Hazard reduction in Warrumbungle National Park

National Parks and Wildlife Service (NPWS) crews will be targeting an important fire trail during hazard reduction burning in Warrumbungle National Park this Thursday and Friday, 7 and 8 June.

Fire personnel conducting hazard reduction burn

NPWS Castlereagh Area Manager John Whittall said the burn was a priority set out in the Warrumbungle Fire Management Strategy.

“This hazard reduction is centred along the Burbie Fire Trail, an important strategic fire advantage zone agreed to by NPWS and local community,” he said.

“The Warrumbungle National Park Fire Management Strategy was developed in consultation with the Rural Fire Service, volunteer firefighters, local government and other community representatives after the fire of 2013.

“There will be 16 NPWS crew, 9 appliances and a loader involved in the burn which should take two days to complete and will cover around 245 hectares.

“Smoke may be visible from Coonabarabran but is not expected to impact on the town based on current weather predictions,” Mr Whittall said, “there will be very minimal impact on bushwalkers with the majority of the popular walking tracks remaining open.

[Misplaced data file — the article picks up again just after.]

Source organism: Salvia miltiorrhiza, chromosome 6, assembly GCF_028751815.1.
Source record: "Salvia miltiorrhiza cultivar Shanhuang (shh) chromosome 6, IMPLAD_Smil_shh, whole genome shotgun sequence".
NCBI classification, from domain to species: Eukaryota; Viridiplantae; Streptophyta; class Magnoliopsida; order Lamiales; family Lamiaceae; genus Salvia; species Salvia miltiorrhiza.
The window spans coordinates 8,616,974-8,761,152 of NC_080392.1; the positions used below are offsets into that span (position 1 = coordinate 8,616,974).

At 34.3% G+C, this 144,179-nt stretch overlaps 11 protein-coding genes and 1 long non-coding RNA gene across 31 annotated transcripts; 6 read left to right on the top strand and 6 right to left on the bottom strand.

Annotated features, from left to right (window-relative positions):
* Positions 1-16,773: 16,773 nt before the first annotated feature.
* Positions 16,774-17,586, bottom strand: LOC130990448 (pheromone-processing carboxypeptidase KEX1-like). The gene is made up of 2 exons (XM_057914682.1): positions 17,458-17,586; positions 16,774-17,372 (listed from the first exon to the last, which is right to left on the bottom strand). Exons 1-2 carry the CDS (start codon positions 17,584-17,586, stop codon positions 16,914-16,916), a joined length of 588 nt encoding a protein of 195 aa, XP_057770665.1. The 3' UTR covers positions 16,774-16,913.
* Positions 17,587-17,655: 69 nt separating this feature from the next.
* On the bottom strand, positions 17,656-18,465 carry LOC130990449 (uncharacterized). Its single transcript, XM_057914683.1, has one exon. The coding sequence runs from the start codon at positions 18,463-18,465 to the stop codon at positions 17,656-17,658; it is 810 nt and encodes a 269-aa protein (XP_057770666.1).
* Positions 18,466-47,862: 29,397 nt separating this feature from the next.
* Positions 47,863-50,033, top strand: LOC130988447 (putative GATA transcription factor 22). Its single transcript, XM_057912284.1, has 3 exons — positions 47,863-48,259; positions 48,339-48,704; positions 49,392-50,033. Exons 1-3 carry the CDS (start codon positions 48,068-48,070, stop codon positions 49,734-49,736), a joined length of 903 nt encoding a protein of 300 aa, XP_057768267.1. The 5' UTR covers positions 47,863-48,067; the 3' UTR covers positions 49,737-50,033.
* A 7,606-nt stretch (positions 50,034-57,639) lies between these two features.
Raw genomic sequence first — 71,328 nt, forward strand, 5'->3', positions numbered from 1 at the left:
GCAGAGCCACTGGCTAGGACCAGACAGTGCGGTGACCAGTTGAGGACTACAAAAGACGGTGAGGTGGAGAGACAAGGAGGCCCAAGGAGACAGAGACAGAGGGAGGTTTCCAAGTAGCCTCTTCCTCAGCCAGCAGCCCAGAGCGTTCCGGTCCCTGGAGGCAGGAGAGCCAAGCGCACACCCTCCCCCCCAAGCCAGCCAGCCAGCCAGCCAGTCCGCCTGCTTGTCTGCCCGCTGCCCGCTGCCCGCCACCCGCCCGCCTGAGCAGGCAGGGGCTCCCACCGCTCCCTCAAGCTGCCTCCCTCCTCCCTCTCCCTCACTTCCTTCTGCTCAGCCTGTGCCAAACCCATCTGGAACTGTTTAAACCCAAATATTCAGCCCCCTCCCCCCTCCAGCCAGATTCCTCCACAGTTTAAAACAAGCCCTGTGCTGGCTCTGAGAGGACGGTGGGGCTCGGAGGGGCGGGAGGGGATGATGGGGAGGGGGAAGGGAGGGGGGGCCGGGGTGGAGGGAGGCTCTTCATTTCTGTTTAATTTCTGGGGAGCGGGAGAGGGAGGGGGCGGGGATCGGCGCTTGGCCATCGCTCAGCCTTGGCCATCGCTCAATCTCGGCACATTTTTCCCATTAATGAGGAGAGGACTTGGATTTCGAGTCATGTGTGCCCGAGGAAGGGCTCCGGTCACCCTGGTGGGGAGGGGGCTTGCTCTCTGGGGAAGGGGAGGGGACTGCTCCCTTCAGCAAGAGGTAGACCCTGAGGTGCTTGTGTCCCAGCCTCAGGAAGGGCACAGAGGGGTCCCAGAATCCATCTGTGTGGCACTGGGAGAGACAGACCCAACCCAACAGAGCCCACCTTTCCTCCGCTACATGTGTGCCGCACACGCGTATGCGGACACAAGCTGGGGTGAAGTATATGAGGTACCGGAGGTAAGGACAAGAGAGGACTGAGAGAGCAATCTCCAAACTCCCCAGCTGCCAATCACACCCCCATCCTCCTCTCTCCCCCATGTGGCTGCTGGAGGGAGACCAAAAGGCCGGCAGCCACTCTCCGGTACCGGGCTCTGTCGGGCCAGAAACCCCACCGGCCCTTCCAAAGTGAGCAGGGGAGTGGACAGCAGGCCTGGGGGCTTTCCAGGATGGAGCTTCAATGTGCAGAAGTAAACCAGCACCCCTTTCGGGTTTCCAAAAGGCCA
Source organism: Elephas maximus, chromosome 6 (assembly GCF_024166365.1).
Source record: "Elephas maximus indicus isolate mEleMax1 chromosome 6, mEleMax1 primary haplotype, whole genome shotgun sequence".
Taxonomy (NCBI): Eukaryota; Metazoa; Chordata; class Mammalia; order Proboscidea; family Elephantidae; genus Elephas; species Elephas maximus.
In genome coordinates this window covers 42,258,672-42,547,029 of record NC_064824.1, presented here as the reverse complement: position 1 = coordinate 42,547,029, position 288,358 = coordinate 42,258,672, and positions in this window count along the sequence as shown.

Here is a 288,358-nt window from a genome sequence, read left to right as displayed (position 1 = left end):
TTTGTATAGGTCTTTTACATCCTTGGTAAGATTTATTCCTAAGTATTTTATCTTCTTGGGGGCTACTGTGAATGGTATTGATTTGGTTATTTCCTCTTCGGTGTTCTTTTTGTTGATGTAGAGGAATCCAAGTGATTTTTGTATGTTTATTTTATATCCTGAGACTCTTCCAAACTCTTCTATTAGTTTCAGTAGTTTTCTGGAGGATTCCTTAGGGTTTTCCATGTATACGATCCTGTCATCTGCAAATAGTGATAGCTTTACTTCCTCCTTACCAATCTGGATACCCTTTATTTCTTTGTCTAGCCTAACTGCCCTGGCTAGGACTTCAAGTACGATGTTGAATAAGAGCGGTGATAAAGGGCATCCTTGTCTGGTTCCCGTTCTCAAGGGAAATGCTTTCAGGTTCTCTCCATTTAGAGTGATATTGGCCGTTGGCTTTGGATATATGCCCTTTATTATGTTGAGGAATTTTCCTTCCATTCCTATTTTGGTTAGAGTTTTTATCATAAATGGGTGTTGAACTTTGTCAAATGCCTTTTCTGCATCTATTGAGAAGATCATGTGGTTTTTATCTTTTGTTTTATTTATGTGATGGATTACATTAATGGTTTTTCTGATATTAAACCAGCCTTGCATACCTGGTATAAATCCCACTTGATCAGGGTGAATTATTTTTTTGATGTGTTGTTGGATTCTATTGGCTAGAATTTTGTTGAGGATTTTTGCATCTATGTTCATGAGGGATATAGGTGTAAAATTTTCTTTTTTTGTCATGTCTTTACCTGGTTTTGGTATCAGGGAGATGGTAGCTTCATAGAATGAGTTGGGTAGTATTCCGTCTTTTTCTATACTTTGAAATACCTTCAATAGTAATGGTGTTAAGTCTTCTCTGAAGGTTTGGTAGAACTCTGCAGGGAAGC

“This is one of the last of our burns this season, capping off a successful Autumn in which we managed to reduce the fire hazard across over 9000 hectares in national parks around Coonabarabran and Baradine,” Mr Whittall said.

This burn is one of the many hazard reduction operations undertaken by NPWS across NSW each year, many with the assistance of the NSW Rural Fire Service and Fire and Rescue NSW.

This hazard reduction burn is part of the NSW Government's $76 million package over 6 years to boost bushfire preparedness and double hazard reduction in the State's national parks, where conditions allow.

For health information relating to smoke from bush fires and hazard reduction burning, visit NSW Health or the Asthma Foundation.

More information on hazard reduction activities visit the Rural Fire Service and the Rural Fire Service Fires Near Me App.